The CMO industry is undergoing a wave of ownership changes, including acquisitions, divestitures, and initial public offerings (IPOs). Ownership changes can lead to significant changes in a company’s strategy, focus, and prospects, so it is important for bio/pharmaceutical companies to review the implications of a key supplier’s change in ownership.
Recently announced ownership changes read like a veritable “Who’s Who” of the CMO industry:
These changes in control are generally a positive development for the industry. They indicate faith in the long-term prospects for the CMO business model (at least some version of it) and, by assuring investors that they can realize the return on investments at some point, they attract further capital into the industry.
The change in ownership can also mean greater transparency into the performance and health of the CMO, which is a major benefit to CMO customers. Public companies must report not only financial performance; they must also disclose potential threats and risks to their business, something private companies may not do.
However, the transparency benefits will be muted in the recently-announced IPO events. Catalent and Recipharm already have been reporting their financial results, in Catalent’s case because they issued publicly-traded debt. Cangene has regularly revealed its CMO revenues in its earnings report but Emergent may not. With Patheon going from a public company to a private one, most disclosure will be lost.
Changes of ownership are also good for the CMOs and their customers because they often mean improved access to new capital for investment. Public companies can sell more equity to fund investments or acquisitions, or may obtain debt more readily because of their greater financial transparency. Where a CMO has been sold from one private equity firm to another, the new owner may be more willing to fund additional capital spending than a previous owner that was reluctant to invest as it neared the end of its holding period.
Public companies can also use their stock to make acquisitions that add new capabilities or remake the company in other ways. In the current environment, publicly held CMOs may make acquisitions that add more proprietary products to their business models.
Probably the greatest risk stemming from change of ownership is a change in strategy. A new owner could decide to re-dedicate manufacturing capacity for internal purposes (i.e., to manufacture proprietary products). Existing contracts would be honored but not renewed, forcing current customers to enter into a costly search for a new manufacturer and re-incur the costs of tech transfer and process validation. New contracts would not be pursued.
The withdrawal of capacity following an acquisition could have significant consequences for the industry. It would mean tighter capacity in the industry as new deals chased reduced industry capacity, just as current CMO customers were being forced to look for alternative sources. While the exit of capacity would hardly be felt in solid-dose manufacturing, the implications would be significant for injectables manufacturing, where demand is rising and exits of large CMOs (notably Ben Venue Laboratories) have left little margin for a further demand surge.
It’s important to note that, initially at least, none of the announced changes in ownership are likely to have negative implications for current CMO customers or the capacity balance in the industry. Both Par Pharmaceuticals and Emergent BioSolutions have stated their appreciation of the value of the CMO businesses they are acquiring and their intention to maintain the CMO business. That is important because while both Cangene bioPharma and JHP Pharmaceuticals are small players in terms of CMO revenues, their injectables capacity would be missed in the overall market.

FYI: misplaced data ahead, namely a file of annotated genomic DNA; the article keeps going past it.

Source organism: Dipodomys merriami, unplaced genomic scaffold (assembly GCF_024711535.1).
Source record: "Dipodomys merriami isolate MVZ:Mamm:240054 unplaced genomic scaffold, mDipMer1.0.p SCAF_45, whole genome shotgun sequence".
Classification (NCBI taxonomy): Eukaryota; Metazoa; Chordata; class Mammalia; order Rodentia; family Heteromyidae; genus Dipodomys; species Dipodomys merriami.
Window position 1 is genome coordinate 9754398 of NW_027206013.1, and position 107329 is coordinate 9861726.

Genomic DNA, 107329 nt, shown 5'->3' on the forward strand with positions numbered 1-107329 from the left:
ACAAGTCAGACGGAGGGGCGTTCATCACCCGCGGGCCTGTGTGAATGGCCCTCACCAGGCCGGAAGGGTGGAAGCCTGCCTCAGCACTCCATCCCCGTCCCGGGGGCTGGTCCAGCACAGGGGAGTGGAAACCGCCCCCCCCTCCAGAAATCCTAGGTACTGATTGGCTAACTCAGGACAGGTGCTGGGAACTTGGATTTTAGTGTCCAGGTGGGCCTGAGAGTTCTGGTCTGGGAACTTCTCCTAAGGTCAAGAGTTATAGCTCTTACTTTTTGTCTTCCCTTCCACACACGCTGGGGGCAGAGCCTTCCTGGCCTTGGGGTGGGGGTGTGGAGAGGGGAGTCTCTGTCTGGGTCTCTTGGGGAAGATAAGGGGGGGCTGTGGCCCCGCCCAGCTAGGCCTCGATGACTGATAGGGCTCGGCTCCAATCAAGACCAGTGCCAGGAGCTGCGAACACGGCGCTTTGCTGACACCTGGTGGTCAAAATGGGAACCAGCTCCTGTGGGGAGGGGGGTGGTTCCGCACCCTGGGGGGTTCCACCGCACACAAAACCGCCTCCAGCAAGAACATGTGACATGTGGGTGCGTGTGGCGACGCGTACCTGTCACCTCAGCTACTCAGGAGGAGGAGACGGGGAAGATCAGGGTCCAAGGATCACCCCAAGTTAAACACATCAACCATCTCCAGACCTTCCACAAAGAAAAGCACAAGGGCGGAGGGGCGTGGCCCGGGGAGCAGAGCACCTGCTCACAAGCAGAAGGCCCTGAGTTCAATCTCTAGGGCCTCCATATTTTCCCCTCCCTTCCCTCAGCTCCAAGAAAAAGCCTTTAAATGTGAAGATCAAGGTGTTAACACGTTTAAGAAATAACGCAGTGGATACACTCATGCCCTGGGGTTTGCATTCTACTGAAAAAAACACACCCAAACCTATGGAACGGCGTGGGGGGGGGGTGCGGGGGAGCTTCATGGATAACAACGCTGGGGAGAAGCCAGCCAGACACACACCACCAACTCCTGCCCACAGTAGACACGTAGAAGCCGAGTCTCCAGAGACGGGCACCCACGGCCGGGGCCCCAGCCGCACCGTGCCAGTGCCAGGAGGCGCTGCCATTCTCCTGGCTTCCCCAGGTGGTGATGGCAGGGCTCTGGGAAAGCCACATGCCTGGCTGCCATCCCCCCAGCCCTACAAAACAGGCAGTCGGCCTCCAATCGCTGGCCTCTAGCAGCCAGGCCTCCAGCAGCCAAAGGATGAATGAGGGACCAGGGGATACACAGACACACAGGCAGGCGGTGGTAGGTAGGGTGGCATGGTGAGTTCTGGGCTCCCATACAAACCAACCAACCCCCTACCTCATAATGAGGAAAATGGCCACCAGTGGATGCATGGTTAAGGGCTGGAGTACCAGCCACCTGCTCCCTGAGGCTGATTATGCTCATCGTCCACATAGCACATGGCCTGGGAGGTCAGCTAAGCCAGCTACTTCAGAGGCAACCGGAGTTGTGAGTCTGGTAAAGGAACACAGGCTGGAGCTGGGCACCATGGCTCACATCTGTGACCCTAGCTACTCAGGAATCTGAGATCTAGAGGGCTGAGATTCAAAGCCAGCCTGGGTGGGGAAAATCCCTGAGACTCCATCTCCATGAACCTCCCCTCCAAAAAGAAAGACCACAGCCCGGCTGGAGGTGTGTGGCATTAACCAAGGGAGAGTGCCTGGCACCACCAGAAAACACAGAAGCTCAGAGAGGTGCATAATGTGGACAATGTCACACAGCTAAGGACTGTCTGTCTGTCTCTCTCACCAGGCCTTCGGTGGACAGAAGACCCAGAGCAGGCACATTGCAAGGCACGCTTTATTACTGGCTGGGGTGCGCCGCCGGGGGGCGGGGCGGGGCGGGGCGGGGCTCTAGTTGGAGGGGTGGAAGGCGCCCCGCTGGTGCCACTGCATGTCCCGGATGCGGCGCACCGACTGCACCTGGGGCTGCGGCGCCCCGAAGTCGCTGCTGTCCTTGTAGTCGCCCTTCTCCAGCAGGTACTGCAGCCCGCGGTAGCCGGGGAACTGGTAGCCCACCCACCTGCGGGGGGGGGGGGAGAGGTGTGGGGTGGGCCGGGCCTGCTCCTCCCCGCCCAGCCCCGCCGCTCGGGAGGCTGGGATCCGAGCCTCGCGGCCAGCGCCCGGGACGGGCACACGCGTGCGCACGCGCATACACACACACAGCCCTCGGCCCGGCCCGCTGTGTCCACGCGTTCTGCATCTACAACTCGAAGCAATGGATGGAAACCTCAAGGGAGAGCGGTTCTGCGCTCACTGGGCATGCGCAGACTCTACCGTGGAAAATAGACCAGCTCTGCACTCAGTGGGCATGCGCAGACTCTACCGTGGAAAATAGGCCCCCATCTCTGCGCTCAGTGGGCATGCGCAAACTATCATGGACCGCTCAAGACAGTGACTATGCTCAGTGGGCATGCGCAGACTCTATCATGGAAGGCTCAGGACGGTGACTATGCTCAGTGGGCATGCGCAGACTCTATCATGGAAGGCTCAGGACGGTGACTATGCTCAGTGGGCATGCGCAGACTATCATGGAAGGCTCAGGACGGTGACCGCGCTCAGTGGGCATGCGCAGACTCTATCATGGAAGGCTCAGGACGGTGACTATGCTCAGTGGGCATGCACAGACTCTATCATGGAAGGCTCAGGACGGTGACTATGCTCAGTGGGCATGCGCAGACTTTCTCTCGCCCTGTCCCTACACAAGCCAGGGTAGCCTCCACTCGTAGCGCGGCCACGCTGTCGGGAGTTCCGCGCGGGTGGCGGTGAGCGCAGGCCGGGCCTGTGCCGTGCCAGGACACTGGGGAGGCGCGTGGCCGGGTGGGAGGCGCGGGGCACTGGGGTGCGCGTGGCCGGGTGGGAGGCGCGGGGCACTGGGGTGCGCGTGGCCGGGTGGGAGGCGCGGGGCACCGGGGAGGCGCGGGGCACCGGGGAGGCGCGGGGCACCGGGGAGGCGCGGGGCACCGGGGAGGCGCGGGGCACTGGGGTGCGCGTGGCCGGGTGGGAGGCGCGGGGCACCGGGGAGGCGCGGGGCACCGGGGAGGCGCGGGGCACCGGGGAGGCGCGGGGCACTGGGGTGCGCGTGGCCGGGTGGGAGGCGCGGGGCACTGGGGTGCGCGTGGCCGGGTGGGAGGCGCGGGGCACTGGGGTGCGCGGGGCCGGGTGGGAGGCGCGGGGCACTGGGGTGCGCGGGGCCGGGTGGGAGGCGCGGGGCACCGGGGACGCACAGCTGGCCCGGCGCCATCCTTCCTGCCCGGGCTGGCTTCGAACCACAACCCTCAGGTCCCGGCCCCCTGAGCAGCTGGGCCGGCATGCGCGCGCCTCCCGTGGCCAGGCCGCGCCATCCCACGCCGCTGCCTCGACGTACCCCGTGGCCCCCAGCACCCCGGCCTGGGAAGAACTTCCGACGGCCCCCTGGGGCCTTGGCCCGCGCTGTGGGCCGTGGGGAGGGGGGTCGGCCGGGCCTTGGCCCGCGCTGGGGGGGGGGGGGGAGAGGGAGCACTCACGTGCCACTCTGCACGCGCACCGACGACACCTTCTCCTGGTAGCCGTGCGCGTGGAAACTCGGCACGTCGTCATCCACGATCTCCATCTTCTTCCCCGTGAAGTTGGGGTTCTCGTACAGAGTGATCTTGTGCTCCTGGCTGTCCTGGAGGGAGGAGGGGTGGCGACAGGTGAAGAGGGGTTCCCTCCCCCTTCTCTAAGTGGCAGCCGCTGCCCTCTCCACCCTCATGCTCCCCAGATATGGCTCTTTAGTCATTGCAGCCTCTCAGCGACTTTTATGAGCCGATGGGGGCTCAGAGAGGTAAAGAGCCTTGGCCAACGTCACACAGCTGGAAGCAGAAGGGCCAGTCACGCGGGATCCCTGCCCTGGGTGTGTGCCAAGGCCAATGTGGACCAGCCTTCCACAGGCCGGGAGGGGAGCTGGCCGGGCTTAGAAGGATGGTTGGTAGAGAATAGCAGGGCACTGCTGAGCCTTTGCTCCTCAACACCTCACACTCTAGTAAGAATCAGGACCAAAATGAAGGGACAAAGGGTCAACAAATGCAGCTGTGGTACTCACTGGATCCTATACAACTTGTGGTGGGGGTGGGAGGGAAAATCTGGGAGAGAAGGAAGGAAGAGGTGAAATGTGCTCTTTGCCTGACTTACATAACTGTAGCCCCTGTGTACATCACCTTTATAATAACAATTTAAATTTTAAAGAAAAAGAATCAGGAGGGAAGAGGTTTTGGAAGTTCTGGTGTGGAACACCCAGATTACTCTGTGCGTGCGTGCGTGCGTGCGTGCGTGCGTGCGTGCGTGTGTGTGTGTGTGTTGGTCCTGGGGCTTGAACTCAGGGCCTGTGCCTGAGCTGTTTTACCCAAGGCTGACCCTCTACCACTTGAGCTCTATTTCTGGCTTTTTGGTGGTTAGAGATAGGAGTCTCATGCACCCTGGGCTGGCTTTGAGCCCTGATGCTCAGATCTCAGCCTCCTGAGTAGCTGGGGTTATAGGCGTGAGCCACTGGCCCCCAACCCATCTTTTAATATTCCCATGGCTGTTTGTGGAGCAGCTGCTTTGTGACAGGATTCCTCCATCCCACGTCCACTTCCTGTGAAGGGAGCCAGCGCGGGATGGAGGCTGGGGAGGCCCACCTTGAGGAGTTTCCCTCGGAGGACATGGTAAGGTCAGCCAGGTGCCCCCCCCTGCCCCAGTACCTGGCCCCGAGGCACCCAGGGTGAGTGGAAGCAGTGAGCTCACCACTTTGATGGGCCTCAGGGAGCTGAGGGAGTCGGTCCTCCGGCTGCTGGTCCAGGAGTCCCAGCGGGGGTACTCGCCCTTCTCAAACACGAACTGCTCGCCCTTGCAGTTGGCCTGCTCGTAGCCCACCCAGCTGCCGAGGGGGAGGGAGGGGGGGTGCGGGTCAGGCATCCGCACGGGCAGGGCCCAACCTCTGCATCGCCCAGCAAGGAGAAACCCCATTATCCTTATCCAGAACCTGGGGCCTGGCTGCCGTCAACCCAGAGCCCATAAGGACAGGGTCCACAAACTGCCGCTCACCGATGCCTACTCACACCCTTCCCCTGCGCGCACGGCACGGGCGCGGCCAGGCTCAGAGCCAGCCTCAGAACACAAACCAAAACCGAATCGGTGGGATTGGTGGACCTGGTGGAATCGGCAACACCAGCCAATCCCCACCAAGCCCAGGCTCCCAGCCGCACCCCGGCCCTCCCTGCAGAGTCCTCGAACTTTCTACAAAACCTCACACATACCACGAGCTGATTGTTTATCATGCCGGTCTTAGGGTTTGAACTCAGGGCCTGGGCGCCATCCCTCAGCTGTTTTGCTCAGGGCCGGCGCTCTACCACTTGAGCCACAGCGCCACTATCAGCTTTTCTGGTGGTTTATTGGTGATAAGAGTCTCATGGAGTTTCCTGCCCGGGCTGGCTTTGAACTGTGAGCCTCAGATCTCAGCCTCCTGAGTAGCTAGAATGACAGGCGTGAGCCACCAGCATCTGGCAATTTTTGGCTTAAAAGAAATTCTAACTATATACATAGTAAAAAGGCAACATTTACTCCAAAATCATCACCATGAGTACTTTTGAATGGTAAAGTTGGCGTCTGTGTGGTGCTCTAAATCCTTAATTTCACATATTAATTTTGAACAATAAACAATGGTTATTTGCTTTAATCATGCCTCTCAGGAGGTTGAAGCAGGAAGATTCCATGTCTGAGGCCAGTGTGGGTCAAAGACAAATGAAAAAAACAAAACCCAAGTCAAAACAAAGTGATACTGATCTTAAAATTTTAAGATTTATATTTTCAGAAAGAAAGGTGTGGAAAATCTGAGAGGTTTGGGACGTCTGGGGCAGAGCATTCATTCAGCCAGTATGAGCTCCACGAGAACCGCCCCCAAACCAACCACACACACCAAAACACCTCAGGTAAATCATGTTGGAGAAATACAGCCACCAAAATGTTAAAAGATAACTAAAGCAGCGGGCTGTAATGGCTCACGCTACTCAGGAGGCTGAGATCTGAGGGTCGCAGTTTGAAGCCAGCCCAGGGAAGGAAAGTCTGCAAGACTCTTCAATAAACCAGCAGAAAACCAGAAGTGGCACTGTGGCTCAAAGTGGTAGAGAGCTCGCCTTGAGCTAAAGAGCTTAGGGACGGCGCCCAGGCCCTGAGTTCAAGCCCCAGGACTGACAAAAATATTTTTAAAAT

The other risk that CMO customers should be mindful of is the possibility that management objectives will change even if the underlying strategy does not. Whereas private-equity owners are often willing to invest for long-term results and can withstand near-term volatility, public shareholders are usually looking for stable, predictable earnings and revenue growth. That is a challenge for the CMO business in particular, where revenues are often unpredictable since the CMO has no control over demand for the products it manufactures. Also, investors may prefer to see cash returned to them rather than funding the continuous investment that the capital-intensive CMO business requires.
More to come
The recent spate of ownership changes are not exclusively a reflection of the state of the CMO industry. The CMO business undoubtedly was not the driver for the JHP-Par and Cangene-Emergent BioSolutions deals: it was JHP’s proprietary products and Cangene’s biodefense products that drove those acquisitions.
Still, changes in ownership in the CMO industry are hardly a surprise. After all, private equity firms buy companies fully intending to sell them or take them public at some point after a reasonable holding period. We expect several more ownership changes to be announced in the next three months, and bio/pharma companies should expect that change in ownership will be a fact of life for them. It’s generally not something to be feared, and will often be something to welcome. But it will be good risk management for bio/pharmaceutical companies to be fully aware of the ownership structure and intent of the companies providing their goods for sale.
About the Author
Jim Miller is president of Pharmsource Information Services, Inc., and publisher of Bio/Pharmaceutical Outsourcing Report, tel. 703.383.4903, firstname.lastname@example.org.